The symbolic bar of 30 million people first vaccinated against Covid-19 in France was crossed on Saturday, June 12, announced the Prime Minister, Jean Castex, on Twitter. The government announced in the spring that it was targeting this target for June 15. This was therefore reached a few days in advance.
After a difficult start, the vaccination campaign has picked up speed quickly in recent months, as the eligibility criteria for vaccination against Covid-19 have widened. The rate has, for a week, exceeded 600,000 injections per day, including more than 350,000 daily first-time injections, and continues to increase.
On Friday evening, Public Health France announced that 29,831,488 people had received at least one injection (56.8% of the major population) and that more than 15.4 million were fully vaccinated, or a fifth of the population.
Fears of a slowdown this summer
Despite these good figures, some are warning against a possible drop in the pace as summer approaches, even though the level of coverage is far from sufficient in the event of a strong resumption of the pandemic. The director general of the Ile-de-France health agency, Aurélien Rousseau, noted in particular this week a recent slowdown in appointment scheduling. Epidemiologist Pascal Crépey spoke of a “Risk of renouncing the second dose, or even both doses”.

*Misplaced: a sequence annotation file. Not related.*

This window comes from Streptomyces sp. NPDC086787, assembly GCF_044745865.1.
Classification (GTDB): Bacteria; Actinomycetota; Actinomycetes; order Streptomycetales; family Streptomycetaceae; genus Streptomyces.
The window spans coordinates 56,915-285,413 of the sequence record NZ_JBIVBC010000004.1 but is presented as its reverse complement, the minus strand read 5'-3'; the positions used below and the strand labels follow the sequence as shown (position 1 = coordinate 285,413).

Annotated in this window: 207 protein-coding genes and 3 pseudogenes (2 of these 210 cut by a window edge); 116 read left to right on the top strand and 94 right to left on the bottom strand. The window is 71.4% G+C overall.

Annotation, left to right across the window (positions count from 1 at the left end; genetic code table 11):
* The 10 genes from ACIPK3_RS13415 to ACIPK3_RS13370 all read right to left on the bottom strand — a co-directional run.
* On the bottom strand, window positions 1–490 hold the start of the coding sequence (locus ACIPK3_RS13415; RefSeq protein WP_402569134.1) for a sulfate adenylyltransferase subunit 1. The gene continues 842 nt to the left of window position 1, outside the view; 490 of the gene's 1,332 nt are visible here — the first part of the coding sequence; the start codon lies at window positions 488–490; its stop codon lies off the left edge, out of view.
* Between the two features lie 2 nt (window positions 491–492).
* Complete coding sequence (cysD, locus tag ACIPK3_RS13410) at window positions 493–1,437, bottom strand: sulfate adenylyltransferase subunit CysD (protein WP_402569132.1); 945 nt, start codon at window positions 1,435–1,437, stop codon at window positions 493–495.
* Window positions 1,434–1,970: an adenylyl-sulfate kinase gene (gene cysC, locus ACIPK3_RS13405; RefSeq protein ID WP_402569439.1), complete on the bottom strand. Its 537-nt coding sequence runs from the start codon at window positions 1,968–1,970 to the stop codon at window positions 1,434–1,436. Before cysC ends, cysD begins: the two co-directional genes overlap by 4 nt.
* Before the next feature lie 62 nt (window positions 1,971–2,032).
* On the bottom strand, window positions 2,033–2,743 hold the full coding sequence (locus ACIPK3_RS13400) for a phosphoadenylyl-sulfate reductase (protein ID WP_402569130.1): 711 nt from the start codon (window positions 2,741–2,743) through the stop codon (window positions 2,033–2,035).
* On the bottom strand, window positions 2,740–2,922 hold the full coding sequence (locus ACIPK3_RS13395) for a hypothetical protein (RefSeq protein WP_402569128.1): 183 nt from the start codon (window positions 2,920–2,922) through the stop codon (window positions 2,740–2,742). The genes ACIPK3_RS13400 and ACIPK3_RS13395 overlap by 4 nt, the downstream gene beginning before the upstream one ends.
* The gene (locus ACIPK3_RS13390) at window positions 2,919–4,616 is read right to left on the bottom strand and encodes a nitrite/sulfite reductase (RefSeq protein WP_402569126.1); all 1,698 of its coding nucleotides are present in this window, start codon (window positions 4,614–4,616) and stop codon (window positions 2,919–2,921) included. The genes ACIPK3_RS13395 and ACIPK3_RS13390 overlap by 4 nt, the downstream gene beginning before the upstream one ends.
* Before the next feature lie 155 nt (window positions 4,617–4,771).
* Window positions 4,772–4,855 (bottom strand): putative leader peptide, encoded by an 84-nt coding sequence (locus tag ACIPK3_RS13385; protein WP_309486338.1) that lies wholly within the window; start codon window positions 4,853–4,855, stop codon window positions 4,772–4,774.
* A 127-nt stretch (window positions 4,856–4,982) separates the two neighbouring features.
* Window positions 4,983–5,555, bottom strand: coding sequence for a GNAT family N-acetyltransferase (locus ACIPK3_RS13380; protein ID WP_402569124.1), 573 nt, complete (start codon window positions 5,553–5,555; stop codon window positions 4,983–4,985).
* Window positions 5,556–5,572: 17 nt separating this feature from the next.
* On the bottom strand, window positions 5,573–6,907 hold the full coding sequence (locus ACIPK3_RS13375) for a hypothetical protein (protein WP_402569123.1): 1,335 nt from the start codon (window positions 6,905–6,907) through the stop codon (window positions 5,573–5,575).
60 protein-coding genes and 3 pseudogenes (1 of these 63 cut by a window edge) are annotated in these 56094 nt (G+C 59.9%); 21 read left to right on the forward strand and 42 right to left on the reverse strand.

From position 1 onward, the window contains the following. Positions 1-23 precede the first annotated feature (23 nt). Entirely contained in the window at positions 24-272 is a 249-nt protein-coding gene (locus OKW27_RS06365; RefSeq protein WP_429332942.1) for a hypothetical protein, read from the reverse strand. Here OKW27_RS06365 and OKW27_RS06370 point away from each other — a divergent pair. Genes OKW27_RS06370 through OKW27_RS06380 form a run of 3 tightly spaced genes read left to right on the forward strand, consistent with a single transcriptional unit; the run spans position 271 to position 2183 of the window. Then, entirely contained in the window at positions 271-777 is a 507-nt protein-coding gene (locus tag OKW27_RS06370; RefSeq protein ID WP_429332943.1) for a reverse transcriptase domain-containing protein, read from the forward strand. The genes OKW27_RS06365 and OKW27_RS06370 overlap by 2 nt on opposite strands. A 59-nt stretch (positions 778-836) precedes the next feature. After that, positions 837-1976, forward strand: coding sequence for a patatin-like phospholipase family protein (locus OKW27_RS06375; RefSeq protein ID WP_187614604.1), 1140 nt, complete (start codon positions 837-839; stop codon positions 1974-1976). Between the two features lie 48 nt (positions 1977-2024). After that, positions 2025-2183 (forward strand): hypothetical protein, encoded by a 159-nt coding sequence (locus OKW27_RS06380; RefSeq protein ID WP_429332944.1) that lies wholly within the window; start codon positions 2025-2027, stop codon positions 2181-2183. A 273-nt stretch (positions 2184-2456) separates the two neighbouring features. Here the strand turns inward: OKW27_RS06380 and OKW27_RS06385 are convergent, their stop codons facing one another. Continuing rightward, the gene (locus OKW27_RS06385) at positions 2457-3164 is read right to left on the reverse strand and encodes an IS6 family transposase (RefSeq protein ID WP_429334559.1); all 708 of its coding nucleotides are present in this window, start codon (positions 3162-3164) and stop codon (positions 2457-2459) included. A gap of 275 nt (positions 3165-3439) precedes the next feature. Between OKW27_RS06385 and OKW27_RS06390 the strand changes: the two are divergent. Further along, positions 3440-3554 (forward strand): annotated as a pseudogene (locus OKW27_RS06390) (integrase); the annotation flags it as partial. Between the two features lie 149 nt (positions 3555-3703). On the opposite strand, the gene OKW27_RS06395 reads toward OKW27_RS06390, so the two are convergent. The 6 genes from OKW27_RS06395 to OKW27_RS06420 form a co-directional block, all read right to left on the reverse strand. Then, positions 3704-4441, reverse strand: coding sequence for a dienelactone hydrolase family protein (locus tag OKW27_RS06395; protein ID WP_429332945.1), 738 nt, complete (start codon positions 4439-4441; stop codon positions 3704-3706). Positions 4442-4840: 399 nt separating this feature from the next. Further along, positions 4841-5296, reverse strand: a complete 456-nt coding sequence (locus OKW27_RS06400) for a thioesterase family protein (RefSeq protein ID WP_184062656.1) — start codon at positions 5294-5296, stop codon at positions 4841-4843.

In addition, for several weeks now, vaccination coverage has tended to stagnate among seniors, with around 76% of 75-79 year olds and 66.9% of over 80s fully vaccinated.
However, the Doctolib site does not foresee a drop in the rate of injections, which should remain at nearly 600,000 per day, and the Minister of Health, Olivier Véran, has ruled out any possibility of a turnaround in the population, explaining the availability of certain slots by an increase “From the offer”.
At the same time, the epidemic continues to decline, with 2,163 patients in critical care on Friday, to the lowest since October 19. And the number of new daily contaminations has dropped back below 5,000 over the past week.